By Erin Ellison January 13, 2022
Summary: If you’re tuned into the latest happenings with internet infrastructure, you’ve likely heard the term “last mile internet.” It’s a fancy name for the connection that runs to your house (the tech equivalent of a driveway, really). And it impacts the internet speed you enjoy more than you might think. Here’s how.
If you’ve experienced slow internet speeds (or you’re tuned in to the recent infrastructure bill), you may have heard the term “last mile internet.” But what actually is that? Does it literally run a mile? We’ve got the answers to all your questions, plus the insight into how this part of the internet fits together with the rest of it. So let’s load up.
Last mile internet is a fancy name for the connection that runs to your specific house. It could be different than what the majority of your internet connection is (think: cable for the connection up to your house, but fiber once it gets out further). This section of the internet is more prone to issues because it’s a more winding path.
You can think of it like driving. If you’re going from your house in Florida to your parents’ house in Michigan, you’ll probably be taking the interstate for most of the time (hello, I-75). But eventually, you’ll have to get off at an exit and drive through a town to get to the actual house. Once you’re off the interstate, you’ll have to drive slower — maybe there are stoplights or stop signs, speed bumps, reduced speed limits, or just twists and turns in the roads you have to watch out for. It’s a small portion of your overall journey, but it requires you to go more slowly.
The “last mile” internet might not actually be a mile, but it is that portion that connects your residence to the main part of the network — sort of how your driveway connects your house with the main road. With that, let’s get into internet infrastructure.
The internet is made up of several layers. The core of the internet is fiber. But you have Tier 1 providers, who connect large internet exchange points that span continents. Then, Tier 2 providers connect those exchange points to internet service providers (ISPs). Tier 3 providers, or ISPs, are the ones that get you connected to the internet.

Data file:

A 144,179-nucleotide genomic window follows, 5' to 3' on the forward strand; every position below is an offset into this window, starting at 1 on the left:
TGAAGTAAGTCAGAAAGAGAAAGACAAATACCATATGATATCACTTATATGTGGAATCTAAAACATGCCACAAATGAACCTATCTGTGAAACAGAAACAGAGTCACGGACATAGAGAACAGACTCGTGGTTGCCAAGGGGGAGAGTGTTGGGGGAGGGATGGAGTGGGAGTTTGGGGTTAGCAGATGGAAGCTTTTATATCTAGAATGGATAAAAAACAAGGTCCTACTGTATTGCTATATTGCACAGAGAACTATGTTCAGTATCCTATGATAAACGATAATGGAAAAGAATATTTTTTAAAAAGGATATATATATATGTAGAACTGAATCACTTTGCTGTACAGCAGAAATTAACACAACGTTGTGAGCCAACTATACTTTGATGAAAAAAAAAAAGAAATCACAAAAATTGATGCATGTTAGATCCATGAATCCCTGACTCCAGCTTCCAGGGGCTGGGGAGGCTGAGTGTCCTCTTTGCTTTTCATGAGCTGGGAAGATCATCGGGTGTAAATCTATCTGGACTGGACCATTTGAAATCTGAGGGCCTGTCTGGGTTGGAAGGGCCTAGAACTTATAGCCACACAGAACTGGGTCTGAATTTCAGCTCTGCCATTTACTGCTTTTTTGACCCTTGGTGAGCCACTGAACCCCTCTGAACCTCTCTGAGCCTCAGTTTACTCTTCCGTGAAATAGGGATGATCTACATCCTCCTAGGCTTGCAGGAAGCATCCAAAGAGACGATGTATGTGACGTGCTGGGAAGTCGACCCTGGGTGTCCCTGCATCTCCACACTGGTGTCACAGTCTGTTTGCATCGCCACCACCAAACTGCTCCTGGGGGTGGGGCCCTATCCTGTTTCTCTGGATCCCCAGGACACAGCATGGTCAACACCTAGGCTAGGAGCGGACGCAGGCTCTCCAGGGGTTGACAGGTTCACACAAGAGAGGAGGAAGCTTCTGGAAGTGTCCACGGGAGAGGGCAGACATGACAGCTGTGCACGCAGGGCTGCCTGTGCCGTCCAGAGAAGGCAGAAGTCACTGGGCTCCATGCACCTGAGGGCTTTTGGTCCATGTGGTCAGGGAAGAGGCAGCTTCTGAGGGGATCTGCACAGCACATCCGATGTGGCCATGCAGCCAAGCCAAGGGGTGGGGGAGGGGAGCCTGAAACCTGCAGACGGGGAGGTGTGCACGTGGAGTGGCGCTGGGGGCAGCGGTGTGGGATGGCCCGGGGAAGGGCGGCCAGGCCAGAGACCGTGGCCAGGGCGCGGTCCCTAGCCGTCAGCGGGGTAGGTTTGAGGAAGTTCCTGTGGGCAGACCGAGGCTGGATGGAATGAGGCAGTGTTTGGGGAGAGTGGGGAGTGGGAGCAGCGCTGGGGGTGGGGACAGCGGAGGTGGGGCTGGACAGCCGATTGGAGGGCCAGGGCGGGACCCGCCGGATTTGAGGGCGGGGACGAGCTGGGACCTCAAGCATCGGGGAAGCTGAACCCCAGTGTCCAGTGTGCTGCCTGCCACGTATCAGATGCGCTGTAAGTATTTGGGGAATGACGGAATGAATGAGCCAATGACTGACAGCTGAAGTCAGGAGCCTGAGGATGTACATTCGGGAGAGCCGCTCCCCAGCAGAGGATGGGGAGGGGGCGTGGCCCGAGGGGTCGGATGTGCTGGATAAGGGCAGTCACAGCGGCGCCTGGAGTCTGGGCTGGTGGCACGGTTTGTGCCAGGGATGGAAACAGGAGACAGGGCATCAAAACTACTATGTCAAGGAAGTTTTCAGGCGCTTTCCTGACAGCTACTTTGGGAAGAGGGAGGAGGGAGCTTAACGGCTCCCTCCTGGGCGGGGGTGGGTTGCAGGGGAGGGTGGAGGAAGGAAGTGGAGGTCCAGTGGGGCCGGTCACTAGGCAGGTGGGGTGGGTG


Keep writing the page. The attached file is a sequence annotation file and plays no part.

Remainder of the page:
When purchasing your internet plan from a Tier 3 provider, you’ll typically get to choose from a variety of speeds. Your speed determines how much data can be transferred in a given amount of time. As our online lives require more data (think: video calls, file sharing, streaming entertainment), we also need more internet speed to keep up.
Now that you’ve got the last mile piece down, let’s zoom out and look at internet exchange points. An internet exchange point is where the connections change between Tier 3 competing providers (like AT&T or Xfinity). This is also where speed bottlenecks are more likely to happen, either due to exchange point placement or lack of peering agreements (when providers agree to freely exchange their traffic with each other for mutual benefit).
Internet exchange points make the web work like it’s supposed to — but they can also slow it way down.
Net neutrality is a complicated topic, but it boils down to this: the idea that internet service providers (ISPs) or governments should provide access to all content equally regardless of the platform, user, app, device, or information. (Want to know more? We’ve got all the details on net neutrality.)
For last mile internet, it means ensuring that ISPs aren’t charging different rates for different content, favoring their own content, or blocking competitors. Net neutrality debates come down to this specific section of the internet infrastructure and centers on ISPs considering networks a public utility.
As you probably noticed, the last mile is a problem for internet, and where most speed and connectivity problems happen. When network performance is lacking, users become frustrated and tend to leave the page — quickly. For example, 81% of internet users abandon a page or video if it does not load immediately, according to Datapath.io. For companies, that means lost reach or revenue. For users, it means frustration and, likely, choosing a different website to get that information from.
Network performance directly impacts how we use the internet and what pages we frequent. In other words, it’s something that just about every company should care about.
Although the last mile connection is important for every internet user, it’s got an especially large impact on rural areas. Because ISPs have to invest in the infrastructure to reach individual homes, they get a larger return on their investment in densely populated areas, like cities and suburbs. Areas with geographic barriers (like mountains) or low population density (requiring miles of internet lines for a handful of households) are less likely to be appealing to some internet providers.
That translates to 23% of Americans living in rural areas without access to broadband internet. Between the new broadband internet infrastructure bill and technology like wireless home internet, we’re hopeful for rural and last mile internet solutions.
Whew! We feel like we just ran a mile after going over all of that. Last mile internet might be a small part of the overall internet ecosystem, but it has a big impact on our everyday lives. At EarthLink, we’re committed to finding the connection that works best for you — whether you’re looking for urban or rural internet.
Erin Ellison is the Director of Content & SEO for EarthLink. She has more than 15 years of writing experience for businesses, agencies, and the media. Her superpower is translating complicated tech jargon into language we can all understand. She currently lives and works in Atlanta. Connect with Erin on LinkedIn.
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